The very diverse cellular pathway of autophagy can be divided into three pathways that have distinguishable characteristics. These three pathways are macroautophagy, microautophagy and chaperone-mediated autophagy (CMA). The primary function of macroautophagy is the elimination of damaged cell organelles or unused proteins.37 This is achieved by the formation of a double membrane around the organelle known as an autophagosome, before being degraded. Microautophagy, however, is a non-selective lysosomal degradative process, which directly engulfs cytoplasmic material by autophagic tubes through both invagination and vesicle scission into the lumen.38 CMA degrades specific cytosolic proteins through a chaperone protein complex that delivers the protein substrates to a lysosomal membrane-bound protein.39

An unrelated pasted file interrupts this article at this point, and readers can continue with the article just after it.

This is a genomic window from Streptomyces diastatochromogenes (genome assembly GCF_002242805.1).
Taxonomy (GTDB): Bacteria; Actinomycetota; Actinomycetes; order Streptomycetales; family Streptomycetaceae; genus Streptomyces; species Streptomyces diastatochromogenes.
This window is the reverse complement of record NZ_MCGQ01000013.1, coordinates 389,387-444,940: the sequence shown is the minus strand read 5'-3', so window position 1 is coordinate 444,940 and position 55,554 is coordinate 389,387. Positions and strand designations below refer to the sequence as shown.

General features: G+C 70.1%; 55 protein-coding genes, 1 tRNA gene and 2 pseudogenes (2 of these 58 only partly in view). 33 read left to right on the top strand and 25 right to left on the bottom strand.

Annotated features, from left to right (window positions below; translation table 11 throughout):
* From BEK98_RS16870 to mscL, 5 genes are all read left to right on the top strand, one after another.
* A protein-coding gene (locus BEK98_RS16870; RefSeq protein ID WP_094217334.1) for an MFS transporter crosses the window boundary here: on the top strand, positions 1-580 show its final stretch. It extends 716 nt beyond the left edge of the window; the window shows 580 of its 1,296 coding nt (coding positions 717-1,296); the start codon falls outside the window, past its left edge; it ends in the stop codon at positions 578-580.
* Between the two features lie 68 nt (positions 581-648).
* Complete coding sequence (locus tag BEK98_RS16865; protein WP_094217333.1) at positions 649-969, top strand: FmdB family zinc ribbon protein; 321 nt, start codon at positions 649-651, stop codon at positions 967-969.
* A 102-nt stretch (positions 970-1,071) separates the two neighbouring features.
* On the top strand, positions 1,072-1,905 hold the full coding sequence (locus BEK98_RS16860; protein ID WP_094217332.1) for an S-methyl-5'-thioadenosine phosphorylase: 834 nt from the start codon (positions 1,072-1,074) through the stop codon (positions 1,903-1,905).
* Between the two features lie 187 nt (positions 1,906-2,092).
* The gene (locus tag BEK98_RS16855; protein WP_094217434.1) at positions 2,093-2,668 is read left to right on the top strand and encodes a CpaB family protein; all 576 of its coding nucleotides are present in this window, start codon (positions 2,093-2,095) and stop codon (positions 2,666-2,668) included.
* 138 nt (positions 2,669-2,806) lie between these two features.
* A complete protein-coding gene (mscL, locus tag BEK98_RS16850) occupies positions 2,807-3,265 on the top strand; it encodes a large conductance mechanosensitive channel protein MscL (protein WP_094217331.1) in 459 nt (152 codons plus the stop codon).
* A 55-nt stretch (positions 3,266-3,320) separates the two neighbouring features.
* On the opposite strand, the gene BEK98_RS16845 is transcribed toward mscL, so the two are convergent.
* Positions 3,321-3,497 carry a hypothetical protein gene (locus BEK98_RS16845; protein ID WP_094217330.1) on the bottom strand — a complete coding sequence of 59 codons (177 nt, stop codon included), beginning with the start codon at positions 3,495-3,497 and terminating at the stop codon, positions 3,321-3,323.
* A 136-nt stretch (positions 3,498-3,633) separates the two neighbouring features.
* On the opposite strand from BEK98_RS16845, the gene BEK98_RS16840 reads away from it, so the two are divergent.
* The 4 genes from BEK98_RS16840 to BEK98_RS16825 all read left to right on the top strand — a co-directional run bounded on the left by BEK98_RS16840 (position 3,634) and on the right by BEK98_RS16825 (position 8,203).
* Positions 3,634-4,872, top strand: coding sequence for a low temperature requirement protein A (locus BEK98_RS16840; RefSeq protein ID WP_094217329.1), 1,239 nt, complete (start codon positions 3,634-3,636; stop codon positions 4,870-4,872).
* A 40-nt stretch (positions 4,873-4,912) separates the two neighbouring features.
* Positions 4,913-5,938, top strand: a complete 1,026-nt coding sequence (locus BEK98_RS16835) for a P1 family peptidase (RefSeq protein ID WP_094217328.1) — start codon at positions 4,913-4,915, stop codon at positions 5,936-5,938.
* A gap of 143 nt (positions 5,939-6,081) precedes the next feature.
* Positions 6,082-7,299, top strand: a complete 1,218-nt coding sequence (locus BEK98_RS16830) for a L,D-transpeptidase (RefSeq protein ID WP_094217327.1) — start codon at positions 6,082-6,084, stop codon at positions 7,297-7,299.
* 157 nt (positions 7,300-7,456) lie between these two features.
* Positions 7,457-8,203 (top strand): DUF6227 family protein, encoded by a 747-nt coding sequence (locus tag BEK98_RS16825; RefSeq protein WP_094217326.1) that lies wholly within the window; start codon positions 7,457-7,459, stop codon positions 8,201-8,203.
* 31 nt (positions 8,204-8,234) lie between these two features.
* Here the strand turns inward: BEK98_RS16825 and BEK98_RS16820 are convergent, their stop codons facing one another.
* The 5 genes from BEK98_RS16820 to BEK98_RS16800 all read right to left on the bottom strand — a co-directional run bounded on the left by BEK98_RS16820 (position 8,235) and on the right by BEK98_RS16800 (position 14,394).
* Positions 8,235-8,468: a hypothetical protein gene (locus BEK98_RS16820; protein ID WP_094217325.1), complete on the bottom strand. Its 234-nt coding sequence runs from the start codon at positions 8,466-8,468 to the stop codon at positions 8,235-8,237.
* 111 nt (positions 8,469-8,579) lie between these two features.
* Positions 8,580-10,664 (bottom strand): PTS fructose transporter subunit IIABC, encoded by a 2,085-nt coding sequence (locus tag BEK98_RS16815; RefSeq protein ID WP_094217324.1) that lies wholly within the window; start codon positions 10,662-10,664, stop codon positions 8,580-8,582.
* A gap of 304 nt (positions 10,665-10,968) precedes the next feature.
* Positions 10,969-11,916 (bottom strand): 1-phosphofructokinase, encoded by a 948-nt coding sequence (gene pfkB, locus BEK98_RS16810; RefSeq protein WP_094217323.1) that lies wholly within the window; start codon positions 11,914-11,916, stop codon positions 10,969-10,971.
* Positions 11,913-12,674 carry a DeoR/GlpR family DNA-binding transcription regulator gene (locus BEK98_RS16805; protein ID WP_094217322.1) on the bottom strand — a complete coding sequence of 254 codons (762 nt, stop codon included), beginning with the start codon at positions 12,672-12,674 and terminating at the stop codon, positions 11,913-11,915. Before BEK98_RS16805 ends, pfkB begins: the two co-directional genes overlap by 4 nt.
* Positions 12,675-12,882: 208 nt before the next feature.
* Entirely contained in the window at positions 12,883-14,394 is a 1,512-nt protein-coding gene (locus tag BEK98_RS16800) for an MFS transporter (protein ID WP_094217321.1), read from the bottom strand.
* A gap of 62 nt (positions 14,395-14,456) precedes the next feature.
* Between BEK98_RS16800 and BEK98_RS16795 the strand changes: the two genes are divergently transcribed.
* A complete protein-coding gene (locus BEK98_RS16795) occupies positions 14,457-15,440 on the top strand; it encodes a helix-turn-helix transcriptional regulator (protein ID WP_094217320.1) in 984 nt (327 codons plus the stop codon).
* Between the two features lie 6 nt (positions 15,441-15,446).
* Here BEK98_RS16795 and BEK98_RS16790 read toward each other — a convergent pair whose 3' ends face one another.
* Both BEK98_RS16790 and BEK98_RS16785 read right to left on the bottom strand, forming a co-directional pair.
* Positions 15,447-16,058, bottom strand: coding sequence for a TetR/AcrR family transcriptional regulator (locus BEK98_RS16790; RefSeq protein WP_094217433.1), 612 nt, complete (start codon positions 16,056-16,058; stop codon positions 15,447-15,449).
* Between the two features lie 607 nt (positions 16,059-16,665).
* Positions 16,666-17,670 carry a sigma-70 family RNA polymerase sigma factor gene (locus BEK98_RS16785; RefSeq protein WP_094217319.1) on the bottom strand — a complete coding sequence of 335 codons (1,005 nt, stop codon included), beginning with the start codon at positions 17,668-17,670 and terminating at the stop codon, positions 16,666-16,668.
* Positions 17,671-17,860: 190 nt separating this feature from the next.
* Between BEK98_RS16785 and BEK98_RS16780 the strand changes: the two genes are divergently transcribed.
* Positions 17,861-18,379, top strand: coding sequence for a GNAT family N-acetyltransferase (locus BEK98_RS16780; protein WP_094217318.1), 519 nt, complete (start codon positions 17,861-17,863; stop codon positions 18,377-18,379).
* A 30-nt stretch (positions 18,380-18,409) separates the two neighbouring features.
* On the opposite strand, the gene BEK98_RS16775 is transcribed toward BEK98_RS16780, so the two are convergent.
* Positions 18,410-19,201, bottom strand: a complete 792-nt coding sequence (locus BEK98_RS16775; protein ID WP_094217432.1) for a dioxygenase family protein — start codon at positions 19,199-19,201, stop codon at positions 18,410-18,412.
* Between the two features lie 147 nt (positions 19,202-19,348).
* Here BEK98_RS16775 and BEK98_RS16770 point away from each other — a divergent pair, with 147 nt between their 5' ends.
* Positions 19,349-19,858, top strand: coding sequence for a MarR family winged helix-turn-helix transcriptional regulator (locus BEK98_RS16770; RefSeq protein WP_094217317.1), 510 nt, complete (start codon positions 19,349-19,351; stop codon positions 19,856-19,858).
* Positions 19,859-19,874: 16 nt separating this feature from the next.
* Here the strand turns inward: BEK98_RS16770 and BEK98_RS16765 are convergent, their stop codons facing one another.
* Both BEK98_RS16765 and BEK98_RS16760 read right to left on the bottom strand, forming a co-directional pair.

Through a number of studies, autophagy has been identified to have a variety of pathophysiological roles in a variety of cancers including MM. A study by Kharaziha et al40 found that sorafenib-induced autophagy prevented MM cells from entering apoptosis and inhibition of the autophagic pathway resulted in cell death.40 Similar findings by Kawaguchi et al (2011) had found that inhibition of autophagy in MM enhanced the cytotoxic effect on MM cells in combination with bortezomib. Inhibition of autophagy enhances cytotoxic effects of drugs on MM cells as autophagy basal levels are relatively high in the disease as a result of elevated protein levels. Aronson et al41 has shown that induction of autophagy is prosurvival in MM cell lines and there is significant crosstalk between autophagy and the proteasomes. As autophagy is induced by inhibition of PI3K/mTOR pathway, proteasome activity is decreased. This is associated with the downregulation of the UPR genes and the PSMD14 gene, which is responsible for the binding of the ubiquinated protein and stability of the proteasome. Therefore induction of autophagy leads to proteasome inhibition indirectly. This gives reason to believe that autophagy might be a protective mechanism within myeloma cells.